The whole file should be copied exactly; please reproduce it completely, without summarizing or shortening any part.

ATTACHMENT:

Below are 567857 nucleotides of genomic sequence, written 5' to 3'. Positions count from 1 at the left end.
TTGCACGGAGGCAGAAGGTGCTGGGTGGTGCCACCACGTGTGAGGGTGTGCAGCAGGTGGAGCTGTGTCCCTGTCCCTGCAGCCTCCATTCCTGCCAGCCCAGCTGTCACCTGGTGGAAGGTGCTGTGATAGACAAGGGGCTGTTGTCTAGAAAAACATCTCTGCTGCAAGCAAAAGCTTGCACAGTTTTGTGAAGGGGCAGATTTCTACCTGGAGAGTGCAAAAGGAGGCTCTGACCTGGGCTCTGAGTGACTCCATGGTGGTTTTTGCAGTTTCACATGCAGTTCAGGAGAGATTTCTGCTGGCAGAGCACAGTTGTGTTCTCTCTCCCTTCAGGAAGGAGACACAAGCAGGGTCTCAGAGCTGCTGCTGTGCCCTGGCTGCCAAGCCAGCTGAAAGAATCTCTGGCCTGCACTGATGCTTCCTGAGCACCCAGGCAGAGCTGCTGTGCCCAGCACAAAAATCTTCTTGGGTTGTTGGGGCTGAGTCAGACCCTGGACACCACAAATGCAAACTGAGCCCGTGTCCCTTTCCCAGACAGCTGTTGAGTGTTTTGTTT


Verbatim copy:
Below are 567857 nucleotides of genomic sequence, written 5' to 3'. Positions count from 1 at the left end.
TTGCACGGAGGCAGAAGGTGCTGGGTGGTGCCACCACGTGTGAGGGTGTGCAGCAGGTGGAGCTGTGTCCCTGTCCCTGCAGCCTCCATTCCTGCCAGCCCAGCTGTCACCTGGTGGAAGGTGCTGTGATAGACAAGGGGCTGTTGTCTAGAAAAACATCTCTGCTGCAAGCAAAAGCTTGCACAGTTTTGTGAAGGGGCAGATTTCTACCTGGAGAGTGCAAAAGGAGGCTCTGACCTGGGCTCTGAGTGACTCCATGGTGGTTTTTGCAGTTTCACATGCAGTTCAGGAGAGATTTCTGCTGGCAGAGCACAGTTGTGTTCTCTCTCCCTTCAGGAAGGAGACACAAGCAGGGTCTCAGAGCTGCTGCTGTGCCCTGGCTGCCAAGCCAGCTGAAAGAATCTCTGGCCTGCACTGATGCTTCCTGAGCACCCAGGCAGAGCTGCTGTGCCCAGCACAAAAATCTTCTTGGGTTGTTGGGGCTGAGTCAGACCCTGGACACCACAAATGCAAACTGAGCCCGTGTCCCTTTCCCAGACAGCTGTTGAGTGTTTTGTTT